Dr Jas Saini, a GP from the western suburbs of Sydney, said there were some tell tale signs — particularly with upper respiratory tract illnesses.
"It requires keeping an eye on how you are feeling and how quickly you are recovering," she said.
"Bacterial infections can come on quite quickly and hit quite hard, but they usually stay localised to one place.
"On the other hand, viral infections tend to come on more slowly with a single symptom and progress to other symptoms. They may start with a sore throat then develop into a dry cough that evolves to a chesty cough [where there's phlegm or mucous]. Some people may get more widespread symptoms such as diarrhoea."
Not all bacteria need antibiotics
Professor Lyn Gilbert, an infectious disease expert and microbiologist from the University of Sydney, said it was also important to understand that a healthy human body can clear a mild bacterial infection, without the help of antibiotics.
She said often people think antibiotics are helping their cold and flu symptoms, but they're really doing nothing at all.
"If you have a couple of days of antibiotics, you think that's why you're better," she said.
"But the truth is you're better because you're going to be anyway."
Another reason to use antibiotics cautiously is that most have potential side effects.
"People tend to think antibiotics are safe, it's not going to do me any harm, so I'll just take them just in case. And sometimes the doctor thinks that. But the truth is that antibiotics do have side effects," Professor Gilbert said.
Side effects from antibiotics include the creation of antibiotic resistant organisms in your system, and depending on what drugs you're taking, stomach upsets, diarrhoea, thrush and allergic reactions.
The most common are thrush and diarrhoea, which affect between one and 10 in every 100 people, according to NPS Medicinewise.
Talking antibiotics with your doctor
According to Dr Yoo, ideally antibiotics should only be prescribed in situations where there is a high likelihood they will make a difference.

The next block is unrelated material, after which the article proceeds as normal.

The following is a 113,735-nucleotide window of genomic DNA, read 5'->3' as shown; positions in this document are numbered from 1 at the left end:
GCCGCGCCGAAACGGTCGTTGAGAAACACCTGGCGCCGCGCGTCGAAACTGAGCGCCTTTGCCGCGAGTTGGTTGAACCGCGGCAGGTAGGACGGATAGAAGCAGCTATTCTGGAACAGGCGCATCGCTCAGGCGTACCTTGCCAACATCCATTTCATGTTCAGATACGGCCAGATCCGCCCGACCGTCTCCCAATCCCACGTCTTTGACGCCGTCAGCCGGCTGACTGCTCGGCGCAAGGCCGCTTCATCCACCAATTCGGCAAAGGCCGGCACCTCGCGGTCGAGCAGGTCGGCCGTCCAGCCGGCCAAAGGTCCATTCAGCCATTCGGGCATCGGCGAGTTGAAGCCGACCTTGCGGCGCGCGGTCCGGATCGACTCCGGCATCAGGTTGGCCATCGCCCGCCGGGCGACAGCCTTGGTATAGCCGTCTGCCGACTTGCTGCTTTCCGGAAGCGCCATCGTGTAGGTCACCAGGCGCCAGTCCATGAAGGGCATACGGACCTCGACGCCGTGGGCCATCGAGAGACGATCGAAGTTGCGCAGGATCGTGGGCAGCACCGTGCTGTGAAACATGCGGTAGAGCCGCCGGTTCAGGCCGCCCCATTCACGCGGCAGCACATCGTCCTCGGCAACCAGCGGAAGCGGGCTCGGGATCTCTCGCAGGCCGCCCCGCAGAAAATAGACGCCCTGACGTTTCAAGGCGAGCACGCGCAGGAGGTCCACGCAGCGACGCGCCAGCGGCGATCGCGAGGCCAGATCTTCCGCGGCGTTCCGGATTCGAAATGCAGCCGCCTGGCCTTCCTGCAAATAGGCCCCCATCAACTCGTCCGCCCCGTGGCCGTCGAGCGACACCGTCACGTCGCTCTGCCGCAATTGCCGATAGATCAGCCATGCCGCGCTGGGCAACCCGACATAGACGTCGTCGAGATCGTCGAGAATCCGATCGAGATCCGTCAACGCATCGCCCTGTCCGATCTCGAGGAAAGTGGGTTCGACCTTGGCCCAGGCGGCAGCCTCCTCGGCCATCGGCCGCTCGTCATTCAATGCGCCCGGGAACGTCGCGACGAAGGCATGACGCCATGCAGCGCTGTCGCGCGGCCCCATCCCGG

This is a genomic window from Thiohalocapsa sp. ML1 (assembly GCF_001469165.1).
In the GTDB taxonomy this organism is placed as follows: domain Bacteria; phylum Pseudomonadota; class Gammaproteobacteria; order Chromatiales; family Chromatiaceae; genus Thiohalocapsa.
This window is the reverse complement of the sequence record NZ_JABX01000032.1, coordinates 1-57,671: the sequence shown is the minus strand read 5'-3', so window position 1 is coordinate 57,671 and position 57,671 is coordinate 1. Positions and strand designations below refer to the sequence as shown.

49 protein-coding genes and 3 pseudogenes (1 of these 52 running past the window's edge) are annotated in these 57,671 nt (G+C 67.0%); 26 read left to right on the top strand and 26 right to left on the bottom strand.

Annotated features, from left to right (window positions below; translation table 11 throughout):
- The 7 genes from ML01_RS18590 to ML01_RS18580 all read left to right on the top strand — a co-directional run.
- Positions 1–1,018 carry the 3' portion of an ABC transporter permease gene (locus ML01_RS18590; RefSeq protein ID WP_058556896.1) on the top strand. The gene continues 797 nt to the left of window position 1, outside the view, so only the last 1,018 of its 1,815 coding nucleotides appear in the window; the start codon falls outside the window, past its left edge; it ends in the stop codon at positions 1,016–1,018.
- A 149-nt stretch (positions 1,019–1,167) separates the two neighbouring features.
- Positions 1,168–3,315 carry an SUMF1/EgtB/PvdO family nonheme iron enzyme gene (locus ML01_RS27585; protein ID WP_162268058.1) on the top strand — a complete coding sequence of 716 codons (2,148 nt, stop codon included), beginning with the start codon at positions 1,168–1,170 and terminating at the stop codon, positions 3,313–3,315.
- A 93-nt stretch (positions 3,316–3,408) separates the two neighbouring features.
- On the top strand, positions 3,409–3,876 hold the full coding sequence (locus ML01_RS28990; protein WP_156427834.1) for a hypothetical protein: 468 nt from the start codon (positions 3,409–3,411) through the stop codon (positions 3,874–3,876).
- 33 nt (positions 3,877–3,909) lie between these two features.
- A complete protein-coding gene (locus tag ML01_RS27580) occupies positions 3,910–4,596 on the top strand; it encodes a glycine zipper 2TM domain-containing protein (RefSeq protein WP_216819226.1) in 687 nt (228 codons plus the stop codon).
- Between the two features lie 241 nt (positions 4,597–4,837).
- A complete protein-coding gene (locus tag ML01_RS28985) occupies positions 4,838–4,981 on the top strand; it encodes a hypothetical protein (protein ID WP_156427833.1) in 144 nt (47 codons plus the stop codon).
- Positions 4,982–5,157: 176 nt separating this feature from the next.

Questions for your doctor:
Do I really need antibiotics?
They really going to make a difference in this situation?
By how long will taking antibiotics reduce my illness?
Am I going to get better anyway?
Source: Dr Jeannie Yoo, NSP Medicinewise
"[But] doctors and GPs are sensitive to and aware of the kind of expectations and demands of patients, and so they will respond to that," she said.
So it's worth keeping a few things in mind when you talk to your doctor about a cold or any other infection.
"I think that it is important that patients don't go into the consultation with this strong expectation that they will be prescribed an antibiotic, so it's sort of a two-way thing," Dr Yoo said.
She said if a patient was unsure, it was perfectly reasonable to expressly state to the doctor "I don't want antibiotics unless I need them".
"It is really helpful if a patient is able to say that upfront ... It does provide that opportunity, I think, for that more open discussion [of] 'is this really going to make a difference?'," she said.
"Antibiotic resistance is going to be an ongoing issue and it's an inevitable outcome of the widespread use of antibiotics. So we all have to play our part I think in trying to address the issue."
Source: ABC News